Photo by Lewiston Sun Journal
Having gotten sidetracked by the sordid saga of Kavanaugh, belated but still gratifying news of a modest victory in grim times: Marking last week's annual American Library Association Banned Books Week, the public library in Rumford, Maine, a small mill town of about 5,000, set out a display of the usual sinful suspects - To Kill A Mockingbird, Of Mice and Men, Farenheit 451, etc. The display also included several LGBTQ-themed, award-winning kids' and teens' books - Two Boys Kissing, And Tango Makes Three, My Lesbian Experience With Loneliness - to support the week's goal of celebrating tolerance and freedom. The exhibit, in an adult section on a different floor from the kids' section, declared, "Yes, books are dangerous - they contain ideas."
Cue three pastors not crazy about these "ideas." Dan Pearson of the Rumford Baptist Church, Justin Thacker of Praise Assembly of God, and Rev. Nathan March of Parish of the Holy Savior wrote a letter to library trustees objecting to "immodest" material "promoting homosexuality" (oddly ignoring the kinky 50 Shades of Grey.) They argued a library should teach "values that contribute to the community," not "a far left political view that sees homosexuality as acceptable and to be promoted (over) a conservative and traditional view that sees homosexuality as wrong and to be avoided." Such beliefs offend "traditional Biblical Christians" and probably Muslims if there were any in the 98% white town, the men wrote, ending with a singularly fabulous typo: "We believe that many in this community would be concerned about the book that had the two naked women as being immodest and inappropriate for a pubic setting."
Many were in fact concerned, mostly by the good pastors' bigotry and small-mindedness; others were entertained by the irony of their protest. "So they wanted to ban the banned books display?" wrote one observer. "That's getting very meta." The letter sparked responses from the National Coalition Against Censorship, Comic Book Legal Defense Fund, Mombian, a blog about lesbian moms, and many residents. Banned books represent "centuries of silenced voices," wrote Katrina Ray-Saulis, including voices of LGBT+ authors "at a time (we) are seeing an increase in hate crimes against us...We will not be censored. We will not be silenced."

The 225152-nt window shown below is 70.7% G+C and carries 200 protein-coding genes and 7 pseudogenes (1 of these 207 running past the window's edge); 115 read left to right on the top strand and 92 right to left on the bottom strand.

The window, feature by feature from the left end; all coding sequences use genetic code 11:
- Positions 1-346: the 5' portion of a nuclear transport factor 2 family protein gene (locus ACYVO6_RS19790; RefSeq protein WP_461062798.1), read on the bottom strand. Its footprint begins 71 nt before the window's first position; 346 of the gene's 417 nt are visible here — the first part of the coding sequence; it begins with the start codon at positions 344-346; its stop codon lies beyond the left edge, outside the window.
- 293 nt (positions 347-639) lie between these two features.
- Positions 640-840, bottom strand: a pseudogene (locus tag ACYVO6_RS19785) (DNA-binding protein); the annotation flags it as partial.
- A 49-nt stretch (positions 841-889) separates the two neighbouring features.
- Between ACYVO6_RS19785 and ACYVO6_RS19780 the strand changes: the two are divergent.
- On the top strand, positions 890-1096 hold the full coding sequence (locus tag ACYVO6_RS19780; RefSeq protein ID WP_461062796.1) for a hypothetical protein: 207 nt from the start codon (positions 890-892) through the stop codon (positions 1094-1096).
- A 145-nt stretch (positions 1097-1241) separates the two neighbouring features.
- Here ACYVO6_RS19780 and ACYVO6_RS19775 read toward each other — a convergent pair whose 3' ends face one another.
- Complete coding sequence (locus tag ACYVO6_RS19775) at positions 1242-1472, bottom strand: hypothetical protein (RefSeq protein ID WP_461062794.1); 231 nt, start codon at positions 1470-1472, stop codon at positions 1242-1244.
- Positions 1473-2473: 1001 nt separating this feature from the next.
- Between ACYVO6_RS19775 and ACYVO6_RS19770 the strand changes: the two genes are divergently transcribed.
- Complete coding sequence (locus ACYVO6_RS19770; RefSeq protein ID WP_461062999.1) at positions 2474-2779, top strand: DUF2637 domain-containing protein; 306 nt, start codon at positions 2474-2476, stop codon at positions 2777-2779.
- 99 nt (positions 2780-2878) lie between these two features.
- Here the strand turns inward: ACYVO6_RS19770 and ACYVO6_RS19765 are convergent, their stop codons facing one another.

At a public meeting attended by over 70 people, the pastors seemed taken aback. Stressing he was "not a man of hate. I help everybody, whether it’s homosexuality, fornication, adultery," Thacker said their stance was meant as "a suggestion (not) a firestorm." Pearson apologized for some wording - "I did not want to alienate the gay community" - stumbled over "LGBTQ," urged the library be "neutral" about sex, and suggested they offer a display promoting “healthy views - I’m sorry, what we believe would be a more biblical, conservative sexuality.”
One of the most powerful responses came from librarian Mary Ann May Fournier, who said the flap had motivated her to come out as gay after years in the closet: “I don’t want to hide - I hid for a long time. And now you want me to hide the LGBTQ books that are like Bibles to some of these children...that are stolen by some of these LGBTQ teens because they don't want their parents to know they're checking them out." In the end, the library trustees voted unanimously to keep the display intact.
Not everyone in town was happy: Reactions to the vote included the rabid, "This library is not ALL warm and fuzzy diversity...They are really quite totalitarian" and, "When you give adult information to young minds who are not developed enough to handle it, they act out! Mein Kompf and the Koran were just ideas until Hitler and Mohamad got ahold of them!" There was anger at "busybody preachers," with one offer to "translate Pastor Pearson's Weasel-Speak: He's very sorry his bigotry was made public." Most, though, took the admirable stance that "knowledge and ideas are a powerful weapon (against) hatred and ignorance." Just so, wrote